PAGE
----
What is evolutionary genomics?
Genomes differ among individuals and species. Evolutionary genomics studies genome variability and genome changes using evolutionary principles. Typical applications include identification of human genome variations associated with diseases and identification of pathogen virulence genes.
Genome changes are studied at two distinct levels: (1) within-species/within-population variations (e.g., human genetic variation), and (2) between-species divergence (e.g., human-mouse comparisons).
The key for analyzing genome variations within species is "population-thinking", the idea that there is no one individual genome that is standard, normal, or disease-free.
The key for comparing genomes across species is "tree-thinking", the idea that evolution happens by diversification (like a branching tree), not by climbing a ladder. There is no such thing as "advanced" or "primitive" species. All living species have the exact same evolutionary distances/time of divergence since the origin of life.
Case studies from Qiu Lab
- Between-sepcies genome comparisons: Comparative genomics of worldwide Lyme disease pathogens. BorreliaBase (Figure 1)
- Within-population genome comparison: Genomic epidemiology of Group B Streptococcus: Gene gains & losses associated with Group B Streptococcus virulence
- Within-host genome evolution: Evolution of multi-drug antibiotic-resistance Pseudomonas in cancer patients (Figure 2)
Bioinformatics workflow for comparative analysis of bacterial pathogen genomes
- Pathogen isolation -> DNA extraction -> Library preparation -> High-through sequencing
- De novo genome assembly (canu; velvet; etc)
- Identify reference genome from NCBI database (kraken)
- Variant call (bwa; cortex_var; samtools mpileup)
- Infer genome phylogeny (muscle; reXML)
- Annotation (PATRIC)
Essential bioinformatics skills
- Linux command-line interface (e.g., BASH shell)
- Familiarity with a programming language (e.g., Python or Perl)
Textbooks for genome evolution
- Graur, 2016, Molecular and Genome Evolution, First Edition, Sinauer Associates, Inc. ISBN: 978-1-60535-469-9. Publisher's Website
- Baum & Smith, 2013. Tree Thinking: an Introduction to Phylogenetic Biology, Roberts & Company Publishers, Inc.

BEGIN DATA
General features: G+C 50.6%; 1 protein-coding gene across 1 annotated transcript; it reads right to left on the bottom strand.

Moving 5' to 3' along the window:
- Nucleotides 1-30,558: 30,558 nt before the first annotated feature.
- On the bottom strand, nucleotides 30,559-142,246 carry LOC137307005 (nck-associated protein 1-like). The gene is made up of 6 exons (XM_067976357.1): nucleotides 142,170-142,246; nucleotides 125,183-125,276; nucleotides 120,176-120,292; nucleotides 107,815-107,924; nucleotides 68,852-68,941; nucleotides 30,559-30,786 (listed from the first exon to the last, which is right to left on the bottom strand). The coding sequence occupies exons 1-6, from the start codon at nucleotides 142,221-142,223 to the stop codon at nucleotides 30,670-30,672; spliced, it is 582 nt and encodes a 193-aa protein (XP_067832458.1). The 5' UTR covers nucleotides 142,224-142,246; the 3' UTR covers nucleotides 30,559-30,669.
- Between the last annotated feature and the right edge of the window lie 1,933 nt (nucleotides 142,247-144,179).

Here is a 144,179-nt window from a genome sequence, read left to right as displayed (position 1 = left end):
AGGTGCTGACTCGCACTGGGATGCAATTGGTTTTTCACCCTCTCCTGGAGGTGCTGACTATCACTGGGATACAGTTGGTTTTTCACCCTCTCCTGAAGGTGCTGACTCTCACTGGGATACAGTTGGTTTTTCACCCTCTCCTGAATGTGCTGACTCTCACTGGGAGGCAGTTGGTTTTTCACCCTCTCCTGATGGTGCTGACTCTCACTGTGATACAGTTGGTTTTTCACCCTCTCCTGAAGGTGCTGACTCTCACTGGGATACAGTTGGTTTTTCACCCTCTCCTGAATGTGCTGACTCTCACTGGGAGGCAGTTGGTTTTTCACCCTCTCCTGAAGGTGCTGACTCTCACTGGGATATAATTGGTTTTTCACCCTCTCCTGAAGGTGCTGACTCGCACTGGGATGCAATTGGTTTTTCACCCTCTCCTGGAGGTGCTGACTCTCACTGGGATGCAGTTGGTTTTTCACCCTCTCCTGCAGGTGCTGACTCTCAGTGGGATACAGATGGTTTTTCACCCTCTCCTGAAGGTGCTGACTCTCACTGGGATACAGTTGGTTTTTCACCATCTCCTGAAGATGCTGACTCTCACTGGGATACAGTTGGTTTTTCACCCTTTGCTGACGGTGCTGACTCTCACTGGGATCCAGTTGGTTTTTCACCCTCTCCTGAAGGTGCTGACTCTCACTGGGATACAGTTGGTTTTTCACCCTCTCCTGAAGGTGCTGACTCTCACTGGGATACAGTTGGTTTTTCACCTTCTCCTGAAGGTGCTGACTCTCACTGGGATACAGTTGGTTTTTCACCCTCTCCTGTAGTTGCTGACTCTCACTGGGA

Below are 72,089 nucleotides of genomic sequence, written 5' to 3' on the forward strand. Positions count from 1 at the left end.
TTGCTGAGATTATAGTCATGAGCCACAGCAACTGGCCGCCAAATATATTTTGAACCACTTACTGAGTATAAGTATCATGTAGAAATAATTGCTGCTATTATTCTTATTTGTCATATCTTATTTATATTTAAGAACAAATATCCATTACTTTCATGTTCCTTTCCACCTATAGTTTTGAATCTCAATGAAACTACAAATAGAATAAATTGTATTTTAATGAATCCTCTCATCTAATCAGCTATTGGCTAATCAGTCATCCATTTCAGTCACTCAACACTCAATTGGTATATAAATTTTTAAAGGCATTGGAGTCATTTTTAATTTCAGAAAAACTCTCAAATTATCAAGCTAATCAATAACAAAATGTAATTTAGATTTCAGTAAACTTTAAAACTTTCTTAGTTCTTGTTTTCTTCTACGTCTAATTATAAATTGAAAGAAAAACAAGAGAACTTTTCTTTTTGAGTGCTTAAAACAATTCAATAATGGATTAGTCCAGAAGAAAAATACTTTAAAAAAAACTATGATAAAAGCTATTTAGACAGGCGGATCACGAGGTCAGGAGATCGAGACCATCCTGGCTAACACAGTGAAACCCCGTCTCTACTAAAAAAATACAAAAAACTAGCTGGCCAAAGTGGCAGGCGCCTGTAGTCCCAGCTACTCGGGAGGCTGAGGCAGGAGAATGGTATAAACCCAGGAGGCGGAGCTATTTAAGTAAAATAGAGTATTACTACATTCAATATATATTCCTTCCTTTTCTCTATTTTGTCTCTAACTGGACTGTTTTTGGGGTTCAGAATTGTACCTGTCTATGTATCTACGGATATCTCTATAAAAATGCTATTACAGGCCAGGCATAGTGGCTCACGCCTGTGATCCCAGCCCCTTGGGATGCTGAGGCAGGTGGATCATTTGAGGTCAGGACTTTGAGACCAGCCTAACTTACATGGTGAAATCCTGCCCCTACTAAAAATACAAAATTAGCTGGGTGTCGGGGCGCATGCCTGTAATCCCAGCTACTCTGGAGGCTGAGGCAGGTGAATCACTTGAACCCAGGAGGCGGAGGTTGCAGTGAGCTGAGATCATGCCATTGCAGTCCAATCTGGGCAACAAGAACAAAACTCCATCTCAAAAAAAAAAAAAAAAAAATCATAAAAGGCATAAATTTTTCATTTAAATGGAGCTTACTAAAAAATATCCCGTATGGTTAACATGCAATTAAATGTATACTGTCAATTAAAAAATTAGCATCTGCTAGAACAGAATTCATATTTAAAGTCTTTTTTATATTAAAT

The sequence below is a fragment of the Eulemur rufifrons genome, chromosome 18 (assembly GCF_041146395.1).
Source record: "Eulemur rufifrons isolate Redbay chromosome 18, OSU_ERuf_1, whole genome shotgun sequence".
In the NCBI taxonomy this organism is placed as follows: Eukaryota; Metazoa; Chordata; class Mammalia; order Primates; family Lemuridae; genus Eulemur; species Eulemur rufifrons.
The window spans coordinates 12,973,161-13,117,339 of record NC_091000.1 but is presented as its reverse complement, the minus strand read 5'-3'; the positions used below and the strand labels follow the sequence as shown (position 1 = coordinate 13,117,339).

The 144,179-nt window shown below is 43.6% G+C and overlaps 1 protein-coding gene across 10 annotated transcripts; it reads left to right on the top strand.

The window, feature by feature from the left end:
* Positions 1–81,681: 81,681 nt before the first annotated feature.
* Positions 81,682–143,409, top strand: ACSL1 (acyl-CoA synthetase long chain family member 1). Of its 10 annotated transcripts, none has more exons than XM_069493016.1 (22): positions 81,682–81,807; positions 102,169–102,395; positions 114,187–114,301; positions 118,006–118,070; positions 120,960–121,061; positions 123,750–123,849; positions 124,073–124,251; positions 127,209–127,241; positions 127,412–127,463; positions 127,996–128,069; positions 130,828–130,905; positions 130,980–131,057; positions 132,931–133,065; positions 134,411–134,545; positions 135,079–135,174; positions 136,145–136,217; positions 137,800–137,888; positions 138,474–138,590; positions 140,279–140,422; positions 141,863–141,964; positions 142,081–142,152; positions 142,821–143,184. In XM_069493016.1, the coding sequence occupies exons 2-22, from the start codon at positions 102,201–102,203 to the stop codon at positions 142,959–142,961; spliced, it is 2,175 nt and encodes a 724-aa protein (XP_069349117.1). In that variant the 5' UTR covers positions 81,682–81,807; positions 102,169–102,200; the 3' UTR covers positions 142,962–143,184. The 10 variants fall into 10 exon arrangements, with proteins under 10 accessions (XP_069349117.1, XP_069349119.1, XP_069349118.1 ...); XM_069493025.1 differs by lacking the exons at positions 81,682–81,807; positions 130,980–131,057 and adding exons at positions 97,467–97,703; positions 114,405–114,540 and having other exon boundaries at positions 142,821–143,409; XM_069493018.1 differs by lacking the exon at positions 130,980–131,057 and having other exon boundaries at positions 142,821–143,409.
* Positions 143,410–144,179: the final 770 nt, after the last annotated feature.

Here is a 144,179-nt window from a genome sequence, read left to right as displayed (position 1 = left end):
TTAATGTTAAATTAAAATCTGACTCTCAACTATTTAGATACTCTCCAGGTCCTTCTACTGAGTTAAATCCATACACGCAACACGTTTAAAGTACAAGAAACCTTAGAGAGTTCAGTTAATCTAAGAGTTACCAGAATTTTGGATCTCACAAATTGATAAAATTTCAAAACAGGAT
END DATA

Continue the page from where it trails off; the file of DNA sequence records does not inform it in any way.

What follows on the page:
- Be able to compare evolutionary relationships using phylogenetic trees
- Be able to use command-line tools for batch-processing of genome files
- Be able to perform genome-wide association analysis on the R platform
- 9:00 - 9:25: Introduction; Install R & R Studio; Download fasta file & save as "ospC-pep.fasta" : File:OspC-pep.txt
- 9:30 - 10:00: Unix Tutorial (Part I. Unix Basics)
- 10:05 - 10:30: Unix Tutorial (Part II Advanced Unix)
- 10:35 - 11:00: Tree-thinking Quizzes: Slides File:Big-data-2018-phylogeny--slides.pptx & Handouts
- 11:05 - 11:35: Test of genotype-phenotype association (Figure 3).
geno.a <- matrix(c(53,20,39, 17, 9, 52), nrow = 2, byrow = T) geno.b <- matrix(c(13,10,11,49,9,1,12,5,1,38,10,1), nrow = 2, byrow = T) colnames(geno.a) <- c("A1A1", "A1/A2", "A2/A2") rownames(geno.a) <- c("Taster", "Non.Taster") rownames(geno.b) <- c("Taster", "Non.taster") colnames(geno.b) <- c("B1B1", "B1/B2", "B1/B3", "B2/B2", "B2/B3", "B3/B3") # plots mosaicplot(t(geno.a), cex.axis = 1, col = c("pink","cyan"), main = "Locus A") mosaicplot(t(geno.b), cex.axis = 1, col = c("pink","cyan"), main = "Locus B") # genotype-phenotype association test.geno.a <- chisq.test(geno.a) test.geno.b <- chisq.test(geno.b, simulate.p.value = T)
- 11:40 - 12:00: Summary & Conclusion
Exercises & Challenges
- Finish Tree Thinking Quizzes
- Unix exercises:
- count the number of sequences using "grep -v" or "wc"
- display the first 5 lines of a file
- display the last 5 lines of a file
- change upper-cases to lower-cases
- change "|" to "_"
- replace strings
- R exercises:
- Challenge: Test allele-phenotype association at two loci
- Exploration of human gene lengths using R